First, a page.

Would you friend your athletes? Where do you turn if you notice your players (who’s underage) consuming a beer or something like that in the infamous red cup? Or, if you are dealing with more youthful athletes, where do you turn if you notice your players bullying another person online? Or using inappropriate language?
I understand that some coaches, especially in the collegiate level, pressure their team people to friend them to allow them to make sure that things are around the up or more. I understand other coaches who barely understand how to email, can’t determine texting, and wish nothing to use social networking sites. Regardless, whether you are positively managing pages or putting your mind within the sand…you must have the official stance about how it’s for use from your players.
Why? Since I heard a chat by lawyer Jesse Judge about social networking that scared us a bit. Essentially the speaker stated that does not getting rules was just like submission using what your team is producing there online. My reaction was something similar to, “ummm, what?” Next talk, I rapidly ran to my accommodation and added a social networking section to my team guide and i believe you need to too…here’s why.
three reasons why you ought to give a social networking section for your team guide
- To provide your athletes “rules from the road” for his or her pages. I have selected to not friend my athletes. Since I don’t friend them, my statement on social networking could be a little lighter: “Be familiar with what you apply to social networks. Only friend buddies! Set your privacy settings to ensure that only people that you would like to visit your page can easily see your page.” Obviously, once we feel the guide at the outset of the growing season, we go more descriptive by what things shouldn’t continue their page: pics of these consuming, not fully outfitted, or simply behaving inappropriately aren’t any-no’s.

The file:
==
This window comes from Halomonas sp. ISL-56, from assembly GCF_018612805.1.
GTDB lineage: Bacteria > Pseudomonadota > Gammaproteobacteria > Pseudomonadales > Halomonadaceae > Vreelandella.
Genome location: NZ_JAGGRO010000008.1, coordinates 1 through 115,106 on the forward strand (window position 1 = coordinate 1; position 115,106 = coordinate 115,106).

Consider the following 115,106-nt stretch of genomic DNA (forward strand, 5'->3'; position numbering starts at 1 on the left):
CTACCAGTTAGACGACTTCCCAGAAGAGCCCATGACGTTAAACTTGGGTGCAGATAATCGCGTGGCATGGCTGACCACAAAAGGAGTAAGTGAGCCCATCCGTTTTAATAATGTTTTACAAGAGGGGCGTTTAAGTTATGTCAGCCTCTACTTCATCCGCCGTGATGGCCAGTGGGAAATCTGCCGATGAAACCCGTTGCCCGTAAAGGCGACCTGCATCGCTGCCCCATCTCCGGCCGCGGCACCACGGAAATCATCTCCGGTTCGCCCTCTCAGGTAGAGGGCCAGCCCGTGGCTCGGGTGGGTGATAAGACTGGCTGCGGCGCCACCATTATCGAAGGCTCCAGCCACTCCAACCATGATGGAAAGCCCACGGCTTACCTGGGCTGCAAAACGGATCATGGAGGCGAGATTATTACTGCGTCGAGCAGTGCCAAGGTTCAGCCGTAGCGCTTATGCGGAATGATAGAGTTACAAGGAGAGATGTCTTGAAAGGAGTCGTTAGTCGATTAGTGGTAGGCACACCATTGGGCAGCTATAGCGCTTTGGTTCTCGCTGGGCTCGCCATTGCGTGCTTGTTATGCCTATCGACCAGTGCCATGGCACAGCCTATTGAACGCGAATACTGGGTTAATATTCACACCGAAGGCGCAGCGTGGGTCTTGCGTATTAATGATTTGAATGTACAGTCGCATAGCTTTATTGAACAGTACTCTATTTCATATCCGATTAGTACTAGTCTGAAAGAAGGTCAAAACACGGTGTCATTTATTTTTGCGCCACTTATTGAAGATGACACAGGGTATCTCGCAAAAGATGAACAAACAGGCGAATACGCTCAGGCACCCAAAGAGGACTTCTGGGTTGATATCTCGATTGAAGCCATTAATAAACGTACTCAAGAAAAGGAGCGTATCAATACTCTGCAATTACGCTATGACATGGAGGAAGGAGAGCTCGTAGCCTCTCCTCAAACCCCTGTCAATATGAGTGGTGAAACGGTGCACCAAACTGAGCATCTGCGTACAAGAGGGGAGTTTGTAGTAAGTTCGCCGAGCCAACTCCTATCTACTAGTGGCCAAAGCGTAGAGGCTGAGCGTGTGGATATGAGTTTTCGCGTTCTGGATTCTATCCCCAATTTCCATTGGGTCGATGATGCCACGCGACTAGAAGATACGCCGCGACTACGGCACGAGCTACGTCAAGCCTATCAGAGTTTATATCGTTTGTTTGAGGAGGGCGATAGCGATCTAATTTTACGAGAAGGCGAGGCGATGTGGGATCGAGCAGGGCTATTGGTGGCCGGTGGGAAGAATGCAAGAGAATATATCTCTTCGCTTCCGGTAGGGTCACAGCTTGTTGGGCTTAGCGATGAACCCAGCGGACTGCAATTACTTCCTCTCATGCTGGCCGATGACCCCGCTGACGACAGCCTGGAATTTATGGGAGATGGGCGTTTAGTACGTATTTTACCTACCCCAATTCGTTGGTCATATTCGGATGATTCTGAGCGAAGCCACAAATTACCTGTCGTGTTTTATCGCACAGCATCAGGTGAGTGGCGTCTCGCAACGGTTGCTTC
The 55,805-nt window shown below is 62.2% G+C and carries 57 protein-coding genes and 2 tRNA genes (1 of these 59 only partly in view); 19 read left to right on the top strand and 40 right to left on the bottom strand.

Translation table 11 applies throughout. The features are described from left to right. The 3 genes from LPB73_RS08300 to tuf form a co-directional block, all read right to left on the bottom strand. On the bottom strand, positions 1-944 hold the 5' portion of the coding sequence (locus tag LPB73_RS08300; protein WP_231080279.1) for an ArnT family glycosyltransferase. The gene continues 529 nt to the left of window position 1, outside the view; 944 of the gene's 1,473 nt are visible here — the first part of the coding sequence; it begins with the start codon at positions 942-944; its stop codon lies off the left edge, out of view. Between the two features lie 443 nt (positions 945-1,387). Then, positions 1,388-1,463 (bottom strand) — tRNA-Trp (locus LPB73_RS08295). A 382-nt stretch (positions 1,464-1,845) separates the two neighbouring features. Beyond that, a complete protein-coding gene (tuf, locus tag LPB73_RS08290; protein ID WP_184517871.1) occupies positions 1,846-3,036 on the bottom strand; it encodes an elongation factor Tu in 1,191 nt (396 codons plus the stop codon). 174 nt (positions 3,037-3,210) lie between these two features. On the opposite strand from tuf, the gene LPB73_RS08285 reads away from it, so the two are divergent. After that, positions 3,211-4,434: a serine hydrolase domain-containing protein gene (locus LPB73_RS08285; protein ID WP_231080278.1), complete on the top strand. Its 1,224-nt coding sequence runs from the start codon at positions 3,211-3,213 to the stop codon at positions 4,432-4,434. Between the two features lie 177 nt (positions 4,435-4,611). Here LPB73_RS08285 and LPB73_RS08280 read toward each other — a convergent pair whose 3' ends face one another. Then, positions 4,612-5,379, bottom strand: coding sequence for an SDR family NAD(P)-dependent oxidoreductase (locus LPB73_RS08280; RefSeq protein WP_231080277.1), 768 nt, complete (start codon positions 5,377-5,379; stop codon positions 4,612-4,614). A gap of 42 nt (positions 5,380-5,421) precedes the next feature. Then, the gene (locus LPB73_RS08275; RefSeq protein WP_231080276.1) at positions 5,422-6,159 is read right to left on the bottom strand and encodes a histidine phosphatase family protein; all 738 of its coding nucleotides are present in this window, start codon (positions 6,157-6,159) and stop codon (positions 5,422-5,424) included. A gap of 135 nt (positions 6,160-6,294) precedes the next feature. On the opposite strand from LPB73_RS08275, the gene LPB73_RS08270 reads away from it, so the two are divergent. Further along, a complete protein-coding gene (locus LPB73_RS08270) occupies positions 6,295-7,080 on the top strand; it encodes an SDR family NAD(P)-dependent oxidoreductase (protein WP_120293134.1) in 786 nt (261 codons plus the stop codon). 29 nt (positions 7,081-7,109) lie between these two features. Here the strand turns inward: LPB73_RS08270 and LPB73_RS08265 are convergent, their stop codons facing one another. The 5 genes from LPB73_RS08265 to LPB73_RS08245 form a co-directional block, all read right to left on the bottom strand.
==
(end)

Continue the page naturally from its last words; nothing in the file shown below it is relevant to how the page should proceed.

- To provide them repercussions for inappropriate posts or updates. Basically would require these to friend me, I believe my social networking stance would need to be considered a bit more powerful. Meaning, I’d need to let them know what can happen basically found inappropriate pictures or updates on their own pages. This really is much more essential for you senior high school and club coaches available. I received an immediate message from the club coach lately that requested what he must do because he’s buddies with many of his players and he’s seen some inappropriate things. I told him he requires a policy to ensure that his players understand what they are stepping into. Something similar to a 3-strike system. first strike: verbal warning. second strike: ending up in your folks. 3rd strike: missed playing time. By doing this, they are not sucker punched whenever you confront them about this update they published in order to practice.
- Cover the back. Like I stated at the start, silence about this issue is visible as compliance. But beyond that, your players have to realize that it is possibility that you will speak with their parents or their principal regarding their pages. That alone should scare them straight and them from posting nonsense online. In the event that does not get it done, insufficient playing time (or whatever other activities you’ve setup) will help them understand that you are seriously interested in this social networking stuff.
Eventually, while searching up info on a recruit, I discovered a webpage that her “buddies” in school had produced. It had been known as “Suzy Q is lazy, fat, and ugly”. How would you react if your athletes was mean enough to produce something of that nature? Let’s say they did not create it, however they “loved” the page?